One Small Step for Man, One Giant Step for Mazza

[ngg src=”galleries” ids=”15″ display=”basic_slideshow”]By:Collin Frazier

Twitter: @Collin_53

This week for Homecoming, The University of Findlay’ Mazza Museum will be highlighting pieces commemorating the 50th anniversary of Apollo 11 first landing on the Moon. Different illustrators and authors will have their works shown off that give a Lunar feeling in their pieces, which will be displayed until the end of the year. With over 300 pieces on display in the museum, and over 14,000 pieces in storage, Mazza Curator Daniel Chudzinski gave some background on different pieces shown in the gallery.


“One that I would mention first is Wendell Minor,” said Chudzinski. “He was the ghost writer for Buzz Aldrin on that book [Reaching for the Moon]. We had him Skype in live during our open event, which was on July 20. We also have Tom Litchenheld, who we currently have an entire gallery [for]. The entire Reinhardt Gallery is all of his life’s work.”


Almost all the pieces that will be on display have worked with the Mazza Museum before. However, Chudzinski wanted to emphasize the difference between author and illustrator, as Minor was an author and an illustrator, while Litchenheld was solely an illustrator.


Along with Minor and Litchenheld’s works, there were also some pieces that stuck out to Chudzinski personally, including ones by Merrill Rainey and Christopher Canyon.


“He [Rainey] is a Maumee native,” Chudzinski commented. “He is an up-and-coming illustrator. He’s definitely making a name for himself. He does this papercut art, which is unusual, so we’re happy to display his work. The other one I would mention is Christopher Canyon. Christopher Canyon is from the Columbus area and his wife, Jeanette Canyon, is also an illustrator, they’re good friends of the museum.”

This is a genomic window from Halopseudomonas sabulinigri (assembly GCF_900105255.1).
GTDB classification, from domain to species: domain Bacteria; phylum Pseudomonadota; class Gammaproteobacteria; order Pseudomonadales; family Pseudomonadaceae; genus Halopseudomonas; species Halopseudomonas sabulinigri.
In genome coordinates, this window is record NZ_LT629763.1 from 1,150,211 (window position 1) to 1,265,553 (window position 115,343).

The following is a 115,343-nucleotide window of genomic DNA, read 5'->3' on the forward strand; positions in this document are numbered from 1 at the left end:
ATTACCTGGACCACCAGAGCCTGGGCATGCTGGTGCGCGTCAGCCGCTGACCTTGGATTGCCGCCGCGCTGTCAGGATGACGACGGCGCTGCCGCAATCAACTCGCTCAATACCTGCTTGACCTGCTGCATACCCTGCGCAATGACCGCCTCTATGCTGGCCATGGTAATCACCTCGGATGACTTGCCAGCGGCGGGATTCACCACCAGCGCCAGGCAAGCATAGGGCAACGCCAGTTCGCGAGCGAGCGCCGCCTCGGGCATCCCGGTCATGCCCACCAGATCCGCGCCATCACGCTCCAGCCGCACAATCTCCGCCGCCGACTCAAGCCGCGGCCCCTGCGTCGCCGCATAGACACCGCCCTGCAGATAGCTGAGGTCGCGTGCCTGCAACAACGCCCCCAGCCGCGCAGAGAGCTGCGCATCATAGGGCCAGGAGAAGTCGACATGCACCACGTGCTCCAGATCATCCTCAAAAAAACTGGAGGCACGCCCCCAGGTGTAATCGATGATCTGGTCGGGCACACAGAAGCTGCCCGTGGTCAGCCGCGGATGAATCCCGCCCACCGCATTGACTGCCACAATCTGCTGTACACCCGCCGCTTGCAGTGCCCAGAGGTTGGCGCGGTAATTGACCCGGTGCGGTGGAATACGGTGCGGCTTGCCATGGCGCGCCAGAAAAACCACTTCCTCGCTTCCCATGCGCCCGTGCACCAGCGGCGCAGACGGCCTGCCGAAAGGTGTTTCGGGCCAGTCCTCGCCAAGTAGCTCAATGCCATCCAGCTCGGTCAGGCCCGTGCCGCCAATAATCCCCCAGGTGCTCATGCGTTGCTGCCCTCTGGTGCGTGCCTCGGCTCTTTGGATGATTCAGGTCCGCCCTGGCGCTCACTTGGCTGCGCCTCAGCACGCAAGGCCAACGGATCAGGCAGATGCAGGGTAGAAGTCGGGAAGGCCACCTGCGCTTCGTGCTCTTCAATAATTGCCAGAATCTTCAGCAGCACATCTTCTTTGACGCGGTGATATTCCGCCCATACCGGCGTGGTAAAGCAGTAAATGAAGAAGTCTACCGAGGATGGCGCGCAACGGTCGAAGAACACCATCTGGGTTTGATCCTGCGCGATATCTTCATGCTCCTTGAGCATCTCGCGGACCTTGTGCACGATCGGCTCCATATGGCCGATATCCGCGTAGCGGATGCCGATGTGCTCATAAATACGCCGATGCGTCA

In Canyon’s original painting for “Did You Hear the Wind Sing Your Name?”, the possum shown in the painting was not originally intended, Chudzinski explained.


“It’s Native American traditions and folklore interpreted as a modern picture book,” Chudzinski stated. “When he [Canyon] showed the original art for the picture, he had an owl. They [Native Americans] said, ‘you can’t use the owl, that’s a symbol of death in our culture’. So, he was stumped as to what he could paint to still meet his deadline, and he heard something at his window that night, and he looked out and it was a possum.”


As it is Homecoming, all of the University has a special connection with what it means to them. The Mazza Museum is no exception. While not from the Findlay area himself, Chudzinski spoke on behalf of the Museum.


“I think Homecoming is the chance for us to connect with some of the alumni [and] see some of the students that have graduated that we used to work with,” Chudzinski said. “I haven’t been here that long, so this is actually the first year that some of them [alumni] will be coming back that I had worked with. I’m not from Findlay, so Homecoming to me [is that] I’m learning more about the Oiler culture and the Findlay culture a little bit more each year.”


The museum will be holding special hours for the gallery this Homecoming weekend, with special hours from 12-2 p.m. on Saturday, and 1-4 p.m. on Sunday.

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